An attempt has been made to assess the receptor specificity of the EOAR-induced bradycardiac and depressor reflex. Our results suggest that neither vanilloid TRPV1 nor 5-HT3 receptors are involved in the mediation of EOAR-induced phase 1 vagus reflex, as it remained unchanged by capsazepine (Bevan et al., 1992) and ondansetron, respectively. Recently, it was reported that that LIN stimulates TRPA1 receptors in dissociated dorsal root ganglia (Riera et al., 2009), and stimulation of TRPA1 receptors with i.v. cinnamaldehyde elicited immediate and short hypotensive and bradycardiac effects (Bezold–Jarisch-like reflex) in the anesthetized mouse (Pozsgai et al., 2010). However, the present in vivo study showed that TRPA1 antagonist HC030031 failed to alter the vagus reflex evoked by EOAR which may suggest that this reflex is independent of the direct action of EOAC on TRPA1 receptors. It is noteworthy that the importance of this novel superfamily of receptors, their actual location and their pathophysiology relevance in the cardiovascular regulation are still limited. The second hypotensive response (phase 2) to i.v. EOAR seems resulting from its direct vasodilatory effect on the peripheral smooth muscle because (i) EOAR relaxed PHE-induced contractions in endothelium-intact aortic rings, (ii) a hypotensive response was also observed after left ventricle injection of EOAR and was not abolished by either bilateral vagotomy or PNT with capsaicin and finally (iii) EOAR-induced phase 2 hypotension was more potent on diastolic arterial blood pressure (Fig. 2C) suggesting that it is mainly due to decreased peripheral vascular resistance.

The EOAR sample used herein contains LIN as the major constituent (87% of the total oil). Since its inhalation in volunteers decreased HR and increased vagal nerve activity (Kuroda et al., 2005), it seems highly probable that LIN is the active principal that mediate the cardiovascular responses to EOAR. Further experiments are needed to corroborate this hypothesis and also to assess whether a pure enantiomer (e.g. (-)-LIN) could display a greater efficacy in inducing vagus reflex than the racemic mixture (±)-LIN. However, putative partial involvement of other minor constituents in the mediation of EOAR-induced vago-vagal reflex cannot be excluded. Furthermore, both in vitro and in vivo effects of the EOAR were reversible excluding therefore the possibility that they might have related to a putative toxic effects of the EOAR. In fact, LIN could be classified in the group of slightly toxic substances on the basis of classification of chemical substance because its LD50 value of oral acute toxicity in rats was found greater than 2500 mg/kg (Jenner et al., 1964; Letizia et al., 2003). The present study is of pharmacological relevance. It contributes to the little systematic studies with particular reference to hypotensive activity of A. rosaedora. Further studies are needed to be conducted in hypertensive rats which could indicate potential application of this plant to treat hypertension in humans.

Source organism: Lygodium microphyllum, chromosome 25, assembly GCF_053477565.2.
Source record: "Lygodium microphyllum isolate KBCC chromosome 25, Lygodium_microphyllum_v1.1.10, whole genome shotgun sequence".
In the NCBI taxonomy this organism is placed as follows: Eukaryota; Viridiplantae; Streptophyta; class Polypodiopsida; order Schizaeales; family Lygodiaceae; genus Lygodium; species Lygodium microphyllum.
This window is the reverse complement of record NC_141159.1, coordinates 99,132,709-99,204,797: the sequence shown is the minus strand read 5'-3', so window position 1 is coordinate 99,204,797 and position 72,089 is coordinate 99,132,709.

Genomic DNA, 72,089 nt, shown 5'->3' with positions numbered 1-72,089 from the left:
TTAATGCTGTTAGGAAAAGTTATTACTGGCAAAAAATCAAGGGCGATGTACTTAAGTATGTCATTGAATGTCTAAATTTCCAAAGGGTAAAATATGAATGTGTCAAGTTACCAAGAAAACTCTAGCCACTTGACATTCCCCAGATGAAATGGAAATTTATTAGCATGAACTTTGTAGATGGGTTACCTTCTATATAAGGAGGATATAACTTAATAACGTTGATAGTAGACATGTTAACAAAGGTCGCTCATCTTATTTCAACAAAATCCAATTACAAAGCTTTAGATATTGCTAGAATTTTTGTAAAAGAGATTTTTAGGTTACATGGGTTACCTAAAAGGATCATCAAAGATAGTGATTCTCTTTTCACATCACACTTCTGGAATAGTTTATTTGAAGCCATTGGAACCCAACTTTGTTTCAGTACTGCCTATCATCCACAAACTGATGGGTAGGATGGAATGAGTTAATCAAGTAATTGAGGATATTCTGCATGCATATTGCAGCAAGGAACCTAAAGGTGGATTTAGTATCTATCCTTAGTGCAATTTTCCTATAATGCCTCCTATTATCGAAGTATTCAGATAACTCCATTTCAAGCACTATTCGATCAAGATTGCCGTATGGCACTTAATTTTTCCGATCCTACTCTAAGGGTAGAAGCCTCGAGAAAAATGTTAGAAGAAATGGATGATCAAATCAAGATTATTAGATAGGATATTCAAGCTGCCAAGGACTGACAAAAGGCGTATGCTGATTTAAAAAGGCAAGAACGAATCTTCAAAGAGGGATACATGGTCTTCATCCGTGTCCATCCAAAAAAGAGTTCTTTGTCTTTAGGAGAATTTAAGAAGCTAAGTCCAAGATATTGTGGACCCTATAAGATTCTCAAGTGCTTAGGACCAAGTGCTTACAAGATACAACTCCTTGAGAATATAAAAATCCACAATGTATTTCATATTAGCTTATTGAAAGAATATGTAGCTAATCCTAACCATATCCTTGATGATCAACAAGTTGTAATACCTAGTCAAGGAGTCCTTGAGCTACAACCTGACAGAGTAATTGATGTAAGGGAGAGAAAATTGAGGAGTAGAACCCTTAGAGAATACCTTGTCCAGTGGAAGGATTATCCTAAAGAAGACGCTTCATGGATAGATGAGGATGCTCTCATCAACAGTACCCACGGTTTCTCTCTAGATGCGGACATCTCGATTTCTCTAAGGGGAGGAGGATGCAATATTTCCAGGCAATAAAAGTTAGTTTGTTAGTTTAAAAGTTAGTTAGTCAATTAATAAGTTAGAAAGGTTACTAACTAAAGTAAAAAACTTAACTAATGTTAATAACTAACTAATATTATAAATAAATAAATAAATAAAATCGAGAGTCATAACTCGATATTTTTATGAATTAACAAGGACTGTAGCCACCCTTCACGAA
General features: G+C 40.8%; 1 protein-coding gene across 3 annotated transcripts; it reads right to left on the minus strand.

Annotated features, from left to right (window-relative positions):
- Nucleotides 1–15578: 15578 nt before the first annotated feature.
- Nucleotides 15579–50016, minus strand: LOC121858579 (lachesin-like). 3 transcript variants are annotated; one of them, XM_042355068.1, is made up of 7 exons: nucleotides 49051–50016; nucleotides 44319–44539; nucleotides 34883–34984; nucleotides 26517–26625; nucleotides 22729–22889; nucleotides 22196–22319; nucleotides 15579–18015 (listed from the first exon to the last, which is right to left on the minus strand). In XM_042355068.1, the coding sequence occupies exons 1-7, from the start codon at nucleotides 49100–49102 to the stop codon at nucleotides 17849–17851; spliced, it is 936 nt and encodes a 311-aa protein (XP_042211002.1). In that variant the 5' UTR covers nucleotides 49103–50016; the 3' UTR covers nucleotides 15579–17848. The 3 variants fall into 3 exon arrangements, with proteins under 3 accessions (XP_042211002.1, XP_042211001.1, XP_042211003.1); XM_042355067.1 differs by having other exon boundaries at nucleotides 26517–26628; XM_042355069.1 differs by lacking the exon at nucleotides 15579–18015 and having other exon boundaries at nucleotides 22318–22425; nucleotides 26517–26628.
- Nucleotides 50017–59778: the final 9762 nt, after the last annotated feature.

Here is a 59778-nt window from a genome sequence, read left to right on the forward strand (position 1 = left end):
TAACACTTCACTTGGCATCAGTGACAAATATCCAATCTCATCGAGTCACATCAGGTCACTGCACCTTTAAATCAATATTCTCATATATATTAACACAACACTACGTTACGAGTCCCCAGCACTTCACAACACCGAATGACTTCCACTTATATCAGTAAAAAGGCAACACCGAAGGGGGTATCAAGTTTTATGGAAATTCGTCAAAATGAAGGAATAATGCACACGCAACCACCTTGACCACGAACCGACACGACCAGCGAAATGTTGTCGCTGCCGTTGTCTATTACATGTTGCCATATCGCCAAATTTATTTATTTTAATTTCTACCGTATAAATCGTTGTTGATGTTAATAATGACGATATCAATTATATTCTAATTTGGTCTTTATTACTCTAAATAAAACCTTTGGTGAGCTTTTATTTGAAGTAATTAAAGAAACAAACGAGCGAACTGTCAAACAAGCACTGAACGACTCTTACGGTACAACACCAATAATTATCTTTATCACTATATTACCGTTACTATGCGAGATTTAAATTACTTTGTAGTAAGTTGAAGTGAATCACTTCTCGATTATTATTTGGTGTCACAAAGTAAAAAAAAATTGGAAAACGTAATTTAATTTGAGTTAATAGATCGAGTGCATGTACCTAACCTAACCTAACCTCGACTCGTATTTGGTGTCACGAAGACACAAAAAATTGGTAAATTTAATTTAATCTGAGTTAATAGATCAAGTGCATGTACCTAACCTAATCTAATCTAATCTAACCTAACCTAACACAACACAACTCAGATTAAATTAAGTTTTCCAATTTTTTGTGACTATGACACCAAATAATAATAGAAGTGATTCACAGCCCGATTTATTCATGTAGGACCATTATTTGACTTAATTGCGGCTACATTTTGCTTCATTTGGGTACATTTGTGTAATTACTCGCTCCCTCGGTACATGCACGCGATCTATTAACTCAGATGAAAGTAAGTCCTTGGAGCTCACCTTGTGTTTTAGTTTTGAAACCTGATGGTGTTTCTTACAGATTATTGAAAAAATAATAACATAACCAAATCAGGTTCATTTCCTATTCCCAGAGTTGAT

In conclusion, EOAR induces a vago-vagal bradycardiac and depressor reflex (phase 1) in anesthetized rat that appears initiated in pulmonary rather than cardiac vagal afferent fibres. The transduction mechanism of the EOAR excitation of C-fibre endings is not fully understood and seems not to involve the activation of either vallinoid TRPV1, TRPA1 or 5-HT3 receptors located on vagal sensory nerves. The second hypotensive response (phase 2) to i.v. EOAR seems to result from a direct and endothelium-independent vasodilatory effect of EOAR on the peripheral vascular smooth muscle.

Acknowledgements

  1. Top of page
  2. Abstract
  3. INTRODUCTION
  4. MATERIALS AND METHODS
  5. RESULTS
  6. DISCUSSION
  7. Acknowledgements
  8. Conflict of Interest
  9. REFERENCES

This research was supported by fellowships from the ‘Coordenação de Aperfeiçoamento de Pessoal de Nível Superior’ (CAPES) to KMS Rodrigues and MTB da Silva, Ph.D. students and to RJB de Siqueira (postdoctoral fellowship).

REFERENCES

  1. Top of page
  2. Abstract
  3. INTRODUCTION
  4. MATERIALS AND METHODS
  5. RESULTS
  6. DISCUSSION
  7. Acknowledgements
  8. Conflict of Interest
  9. REFERENCES